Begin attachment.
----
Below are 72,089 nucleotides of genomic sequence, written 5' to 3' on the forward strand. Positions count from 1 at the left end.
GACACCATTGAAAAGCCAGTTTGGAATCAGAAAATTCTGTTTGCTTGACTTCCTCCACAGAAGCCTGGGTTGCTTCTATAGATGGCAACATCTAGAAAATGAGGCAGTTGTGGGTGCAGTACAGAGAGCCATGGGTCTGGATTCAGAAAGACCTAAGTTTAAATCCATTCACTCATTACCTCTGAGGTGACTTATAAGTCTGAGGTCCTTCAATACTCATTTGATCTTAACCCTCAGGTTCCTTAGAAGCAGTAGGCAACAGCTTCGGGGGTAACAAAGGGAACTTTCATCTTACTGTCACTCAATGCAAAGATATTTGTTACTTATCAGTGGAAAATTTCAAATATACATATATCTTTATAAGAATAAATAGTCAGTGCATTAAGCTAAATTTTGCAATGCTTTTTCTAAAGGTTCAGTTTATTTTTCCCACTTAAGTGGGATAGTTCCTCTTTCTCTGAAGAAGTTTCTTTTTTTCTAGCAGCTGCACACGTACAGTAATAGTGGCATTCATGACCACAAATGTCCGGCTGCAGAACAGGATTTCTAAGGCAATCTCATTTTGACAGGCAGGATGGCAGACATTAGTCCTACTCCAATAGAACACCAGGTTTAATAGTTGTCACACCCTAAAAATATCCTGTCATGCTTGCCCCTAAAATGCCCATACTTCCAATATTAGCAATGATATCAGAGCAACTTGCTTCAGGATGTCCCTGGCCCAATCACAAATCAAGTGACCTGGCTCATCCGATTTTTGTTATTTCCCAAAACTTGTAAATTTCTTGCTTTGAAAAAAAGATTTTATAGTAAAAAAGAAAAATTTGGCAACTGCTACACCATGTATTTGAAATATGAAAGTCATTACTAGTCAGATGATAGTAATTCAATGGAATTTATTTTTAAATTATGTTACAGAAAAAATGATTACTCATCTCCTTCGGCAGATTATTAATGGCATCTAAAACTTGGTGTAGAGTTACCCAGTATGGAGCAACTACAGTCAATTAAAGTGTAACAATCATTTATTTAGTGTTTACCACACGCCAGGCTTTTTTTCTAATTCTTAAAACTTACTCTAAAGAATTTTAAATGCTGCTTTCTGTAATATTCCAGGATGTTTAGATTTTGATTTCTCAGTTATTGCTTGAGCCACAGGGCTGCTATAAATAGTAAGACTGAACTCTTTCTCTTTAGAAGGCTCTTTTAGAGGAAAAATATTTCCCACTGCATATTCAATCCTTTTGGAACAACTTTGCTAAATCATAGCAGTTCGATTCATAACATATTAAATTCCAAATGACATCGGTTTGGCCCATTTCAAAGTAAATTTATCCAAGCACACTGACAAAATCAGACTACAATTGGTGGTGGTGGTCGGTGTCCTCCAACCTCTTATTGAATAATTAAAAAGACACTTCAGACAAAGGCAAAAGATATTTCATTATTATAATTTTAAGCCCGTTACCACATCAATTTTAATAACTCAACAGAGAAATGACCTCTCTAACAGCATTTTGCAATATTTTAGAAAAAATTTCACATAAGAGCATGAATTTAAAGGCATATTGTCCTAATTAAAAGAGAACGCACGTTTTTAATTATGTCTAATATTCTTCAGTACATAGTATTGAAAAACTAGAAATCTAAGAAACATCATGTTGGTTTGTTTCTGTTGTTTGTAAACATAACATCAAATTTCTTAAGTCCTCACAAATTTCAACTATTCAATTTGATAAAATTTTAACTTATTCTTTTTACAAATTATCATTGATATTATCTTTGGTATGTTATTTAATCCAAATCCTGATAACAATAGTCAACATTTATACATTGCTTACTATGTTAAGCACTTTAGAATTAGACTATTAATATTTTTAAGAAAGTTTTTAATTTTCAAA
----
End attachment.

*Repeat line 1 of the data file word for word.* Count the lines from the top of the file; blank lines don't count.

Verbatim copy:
Below are 72,089 nucleotides of genomic sequence, written 5' to 3' on the forward strand. Positions count from 1 at the left end.